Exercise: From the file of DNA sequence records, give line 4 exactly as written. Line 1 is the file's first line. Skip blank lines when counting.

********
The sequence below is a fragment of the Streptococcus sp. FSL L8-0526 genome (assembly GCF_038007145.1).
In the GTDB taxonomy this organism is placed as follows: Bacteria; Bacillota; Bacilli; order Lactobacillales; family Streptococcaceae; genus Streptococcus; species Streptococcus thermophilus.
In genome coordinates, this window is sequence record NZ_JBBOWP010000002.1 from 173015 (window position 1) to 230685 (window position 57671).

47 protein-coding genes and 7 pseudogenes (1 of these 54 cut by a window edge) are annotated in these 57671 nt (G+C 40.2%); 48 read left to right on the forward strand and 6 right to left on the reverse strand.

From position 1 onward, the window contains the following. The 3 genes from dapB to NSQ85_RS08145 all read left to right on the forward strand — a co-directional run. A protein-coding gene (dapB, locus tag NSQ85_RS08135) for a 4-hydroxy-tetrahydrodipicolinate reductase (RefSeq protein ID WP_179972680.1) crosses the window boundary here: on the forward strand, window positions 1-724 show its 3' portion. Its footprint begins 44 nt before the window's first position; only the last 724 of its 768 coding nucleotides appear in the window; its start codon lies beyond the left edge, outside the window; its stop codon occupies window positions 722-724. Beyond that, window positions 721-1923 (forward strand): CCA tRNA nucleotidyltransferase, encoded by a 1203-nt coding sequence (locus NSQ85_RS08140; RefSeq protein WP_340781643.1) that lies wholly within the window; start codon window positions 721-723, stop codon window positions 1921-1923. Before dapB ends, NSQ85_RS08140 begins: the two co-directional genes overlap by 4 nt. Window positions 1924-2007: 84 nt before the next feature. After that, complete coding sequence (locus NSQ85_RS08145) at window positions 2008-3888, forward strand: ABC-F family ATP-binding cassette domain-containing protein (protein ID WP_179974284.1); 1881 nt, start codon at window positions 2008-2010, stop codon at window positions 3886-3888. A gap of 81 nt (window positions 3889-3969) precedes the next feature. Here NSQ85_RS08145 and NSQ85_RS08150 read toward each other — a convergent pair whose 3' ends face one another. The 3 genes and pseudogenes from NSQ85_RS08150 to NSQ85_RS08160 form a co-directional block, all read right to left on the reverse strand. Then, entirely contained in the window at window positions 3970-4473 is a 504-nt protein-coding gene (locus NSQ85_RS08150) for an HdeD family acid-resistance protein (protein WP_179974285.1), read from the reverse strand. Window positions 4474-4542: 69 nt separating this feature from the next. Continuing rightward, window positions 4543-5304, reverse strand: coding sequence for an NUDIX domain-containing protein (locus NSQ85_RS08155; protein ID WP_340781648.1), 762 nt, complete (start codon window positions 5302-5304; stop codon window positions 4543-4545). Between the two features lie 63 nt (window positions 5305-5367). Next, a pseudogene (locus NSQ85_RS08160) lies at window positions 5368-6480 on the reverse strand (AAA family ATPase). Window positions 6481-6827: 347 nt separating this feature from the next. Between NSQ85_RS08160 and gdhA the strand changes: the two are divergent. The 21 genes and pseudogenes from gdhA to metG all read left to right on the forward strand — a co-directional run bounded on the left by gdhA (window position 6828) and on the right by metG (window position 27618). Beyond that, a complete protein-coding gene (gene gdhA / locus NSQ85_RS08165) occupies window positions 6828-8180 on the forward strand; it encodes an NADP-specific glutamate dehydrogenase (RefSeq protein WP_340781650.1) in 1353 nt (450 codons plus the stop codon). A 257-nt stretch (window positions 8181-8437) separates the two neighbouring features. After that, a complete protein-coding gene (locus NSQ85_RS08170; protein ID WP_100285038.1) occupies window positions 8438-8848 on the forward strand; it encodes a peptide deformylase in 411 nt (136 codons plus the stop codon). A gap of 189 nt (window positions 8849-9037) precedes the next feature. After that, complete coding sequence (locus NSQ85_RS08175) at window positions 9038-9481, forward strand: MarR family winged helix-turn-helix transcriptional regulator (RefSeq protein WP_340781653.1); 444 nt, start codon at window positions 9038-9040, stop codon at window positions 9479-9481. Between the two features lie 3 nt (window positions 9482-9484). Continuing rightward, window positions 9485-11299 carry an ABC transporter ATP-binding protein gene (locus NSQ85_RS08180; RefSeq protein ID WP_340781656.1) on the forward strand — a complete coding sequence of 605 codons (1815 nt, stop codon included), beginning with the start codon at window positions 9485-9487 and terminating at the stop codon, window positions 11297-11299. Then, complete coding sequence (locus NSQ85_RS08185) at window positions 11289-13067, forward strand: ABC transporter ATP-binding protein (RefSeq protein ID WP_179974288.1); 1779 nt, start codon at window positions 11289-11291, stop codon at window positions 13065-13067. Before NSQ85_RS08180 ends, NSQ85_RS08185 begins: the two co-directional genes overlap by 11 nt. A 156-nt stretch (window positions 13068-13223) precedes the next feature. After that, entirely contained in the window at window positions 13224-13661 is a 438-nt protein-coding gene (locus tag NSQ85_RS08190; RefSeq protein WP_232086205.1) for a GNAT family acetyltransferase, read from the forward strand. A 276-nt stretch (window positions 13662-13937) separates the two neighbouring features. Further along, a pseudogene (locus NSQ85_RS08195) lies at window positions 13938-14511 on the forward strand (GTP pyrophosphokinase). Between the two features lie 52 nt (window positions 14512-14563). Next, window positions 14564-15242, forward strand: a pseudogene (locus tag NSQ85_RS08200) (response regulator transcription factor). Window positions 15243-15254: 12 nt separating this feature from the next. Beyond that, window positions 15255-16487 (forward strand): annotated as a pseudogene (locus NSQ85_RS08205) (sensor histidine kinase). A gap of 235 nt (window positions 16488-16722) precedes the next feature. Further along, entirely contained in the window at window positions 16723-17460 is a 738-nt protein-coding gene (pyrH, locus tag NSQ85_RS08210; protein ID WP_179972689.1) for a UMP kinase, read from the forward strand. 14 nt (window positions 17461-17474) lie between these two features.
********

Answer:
47 protein-coding genes and 7 pseudogenes (1 of these 54 cut by a window edge) are annotated in these 57671 nt (G+C 40.2%); 48 read left to right on the forward strand and 6 right to left on the reverse strand.